2. If you have a small air brush just spray the stain on one side. Advantage; quick and easy, one side remains oil free and will glue up nicely. Disadvantage: some will warp with oil on just one side. You have just sprayed a fine mist of oil in the air and have a possible explosion hazard. Slight but possible.

3. Glue them 'raw' onto the roof, then stain. Allow a couple days for the glue to fully cure. Use small brush/Q-Tip/cotton balls to apply the different stains. Advantage: Shortens construction time. While 'paint brush' dries out from shingle to shingle you will have a wide variety of color shades. Disadvantage: 2 years from now you will see many shingles have shrunk or warped exposing the unstained part of the next shingle down. If you air brushed the stain as you covered the edges of the shingles some will reach under the top shingle to color the bottom one.

CAUTION: Do NOT put the stained Q-Tips/cotton balls in the trash. In confined space as the oil drys out it will generate small amounts of heat. If you have enough in confined space it will self combust. Before our first child was born (I'm granddad now) I built the baby furniture, cradle, chest of drawers, changing table and the like. We used old t-shirts & old wash cloths that had been designated as rags by HER to apply the stains. when we finished they went into a plastic bag and into the trash can. 3 days later as I came home from work I saw 'steam' escaping from the trash can. As I lifted the lid to investigate fresh air entered the can and the fire flash singed off my eyebrows. Since then I have always burned the rags after use.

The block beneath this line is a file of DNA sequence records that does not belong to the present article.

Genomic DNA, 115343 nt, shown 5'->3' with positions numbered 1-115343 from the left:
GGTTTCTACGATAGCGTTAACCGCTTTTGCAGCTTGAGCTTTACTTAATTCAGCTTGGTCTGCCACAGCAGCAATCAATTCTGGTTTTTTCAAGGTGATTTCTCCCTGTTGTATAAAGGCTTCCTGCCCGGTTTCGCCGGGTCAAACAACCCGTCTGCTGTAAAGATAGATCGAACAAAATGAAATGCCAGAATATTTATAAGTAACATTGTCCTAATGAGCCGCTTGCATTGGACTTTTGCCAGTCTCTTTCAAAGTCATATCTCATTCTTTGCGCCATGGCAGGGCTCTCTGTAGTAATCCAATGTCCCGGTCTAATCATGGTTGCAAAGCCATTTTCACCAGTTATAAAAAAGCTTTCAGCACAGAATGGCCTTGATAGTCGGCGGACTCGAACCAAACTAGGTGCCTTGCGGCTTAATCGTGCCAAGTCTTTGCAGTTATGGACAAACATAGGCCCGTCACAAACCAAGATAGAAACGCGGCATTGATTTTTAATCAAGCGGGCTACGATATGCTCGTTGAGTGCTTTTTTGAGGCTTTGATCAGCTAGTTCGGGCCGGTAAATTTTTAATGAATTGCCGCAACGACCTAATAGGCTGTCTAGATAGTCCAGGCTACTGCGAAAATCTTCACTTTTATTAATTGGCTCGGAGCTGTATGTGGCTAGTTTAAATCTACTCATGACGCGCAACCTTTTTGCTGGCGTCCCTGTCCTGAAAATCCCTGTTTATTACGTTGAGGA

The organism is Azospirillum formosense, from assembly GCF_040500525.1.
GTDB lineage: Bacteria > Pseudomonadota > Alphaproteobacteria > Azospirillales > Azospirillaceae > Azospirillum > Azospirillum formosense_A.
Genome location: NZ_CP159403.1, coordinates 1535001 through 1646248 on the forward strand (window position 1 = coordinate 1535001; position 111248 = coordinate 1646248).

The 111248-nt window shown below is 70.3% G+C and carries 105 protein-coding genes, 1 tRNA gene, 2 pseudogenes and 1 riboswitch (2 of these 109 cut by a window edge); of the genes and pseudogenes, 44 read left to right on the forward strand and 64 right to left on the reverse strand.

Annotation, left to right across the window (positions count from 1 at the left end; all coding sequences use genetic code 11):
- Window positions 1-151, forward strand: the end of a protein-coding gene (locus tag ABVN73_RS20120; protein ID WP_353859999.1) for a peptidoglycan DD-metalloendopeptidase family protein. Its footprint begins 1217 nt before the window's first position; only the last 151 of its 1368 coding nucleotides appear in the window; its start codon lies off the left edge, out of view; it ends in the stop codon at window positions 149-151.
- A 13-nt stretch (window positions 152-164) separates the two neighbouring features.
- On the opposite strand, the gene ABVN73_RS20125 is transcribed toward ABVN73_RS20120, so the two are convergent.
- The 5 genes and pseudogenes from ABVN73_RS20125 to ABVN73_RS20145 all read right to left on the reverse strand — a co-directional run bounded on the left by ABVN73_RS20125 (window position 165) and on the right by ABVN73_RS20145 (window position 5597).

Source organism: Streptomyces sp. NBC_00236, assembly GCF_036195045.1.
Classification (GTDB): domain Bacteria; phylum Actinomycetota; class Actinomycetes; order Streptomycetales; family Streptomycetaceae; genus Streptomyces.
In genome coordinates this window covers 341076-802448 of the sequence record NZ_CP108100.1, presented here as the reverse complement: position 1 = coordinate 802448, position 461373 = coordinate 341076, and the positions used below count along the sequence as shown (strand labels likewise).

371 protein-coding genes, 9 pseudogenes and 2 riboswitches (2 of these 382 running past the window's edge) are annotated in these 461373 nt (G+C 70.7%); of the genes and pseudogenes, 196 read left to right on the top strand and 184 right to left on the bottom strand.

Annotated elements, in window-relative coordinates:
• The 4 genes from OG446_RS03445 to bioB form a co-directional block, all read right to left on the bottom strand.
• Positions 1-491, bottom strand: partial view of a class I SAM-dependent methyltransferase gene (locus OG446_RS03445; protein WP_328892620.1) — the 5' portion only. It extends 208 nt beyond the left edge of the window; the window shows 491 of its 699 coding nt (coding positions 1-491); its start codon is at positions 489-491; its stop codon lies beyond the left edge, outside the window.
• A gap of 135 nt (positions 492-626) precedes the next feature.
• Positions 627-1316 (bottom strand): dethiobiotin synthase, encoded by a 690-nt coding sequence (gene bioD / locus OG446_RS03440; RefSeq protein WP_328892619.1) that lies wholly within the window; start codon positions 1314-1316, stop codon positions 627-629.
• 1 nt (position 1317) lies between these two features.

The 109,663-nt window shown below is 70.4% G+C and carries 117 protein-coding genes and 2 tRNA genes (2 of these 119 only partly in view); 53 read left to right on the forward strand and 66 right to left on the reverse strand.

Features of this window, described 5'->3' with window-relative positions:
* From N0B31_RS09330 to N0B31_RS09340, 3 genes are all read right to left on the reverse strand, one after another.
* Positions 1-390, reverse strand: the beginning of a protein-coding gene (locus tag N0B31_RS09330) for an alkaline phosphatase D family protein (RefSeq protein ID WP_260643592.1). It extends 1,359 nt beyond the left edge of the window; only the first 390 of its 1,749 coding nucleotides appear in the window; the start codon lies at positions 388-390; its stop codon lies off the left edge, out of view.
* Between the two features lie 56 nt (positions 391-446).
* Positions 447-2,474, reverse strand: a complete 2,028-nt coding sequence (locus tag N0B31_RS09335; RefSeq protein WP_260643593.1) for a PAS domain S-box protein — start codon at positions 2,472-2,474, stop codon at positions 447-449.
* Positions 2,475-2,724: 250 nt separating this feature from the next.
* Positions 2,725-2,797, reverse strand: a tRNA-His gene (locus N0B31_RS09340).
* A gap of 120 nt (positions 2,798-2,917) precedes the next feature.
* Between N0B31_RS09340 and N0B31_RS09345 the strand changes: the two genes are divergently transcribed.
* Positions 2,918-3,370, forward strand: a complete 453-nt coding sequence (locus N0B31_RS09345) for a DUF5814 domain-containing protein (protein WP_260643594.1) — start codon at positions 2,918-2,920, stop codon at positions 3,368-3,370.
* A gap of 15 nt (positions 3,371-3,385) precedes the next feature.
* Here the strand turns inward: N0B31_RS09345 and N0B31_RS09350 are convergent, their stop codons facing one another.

Hope this helps, or did I just confuse things with too many options?

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Posted by ttrigg on Wednesday, June 07, 2017 6:41 AM

4. India Ink. Go to an Art Supply and pick up some inks. India Ink, black, dark brown, rustic red. Use small art brushes and wash the inks over the shingles, before or after installing. If you do not cover with a clear coat the inks will wash down and stain the building sides over time. As the ink washes out the shingles will pick up a natural patina. You will watch weathering by mother nature. Advantage: Water based inks will really pull out the grain of the wood. Noi nasty chemicals. Disadvantage: Will require touch ups more often at first but as time goes on mother nature will do the work for you.

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Posted by Greg Elmassian on Wednesday, June 07, 2017 3:12 PM
By the way, how tall is your shay's stack? I seem to remember that mine was pretty close to 10" from the railhead. Greg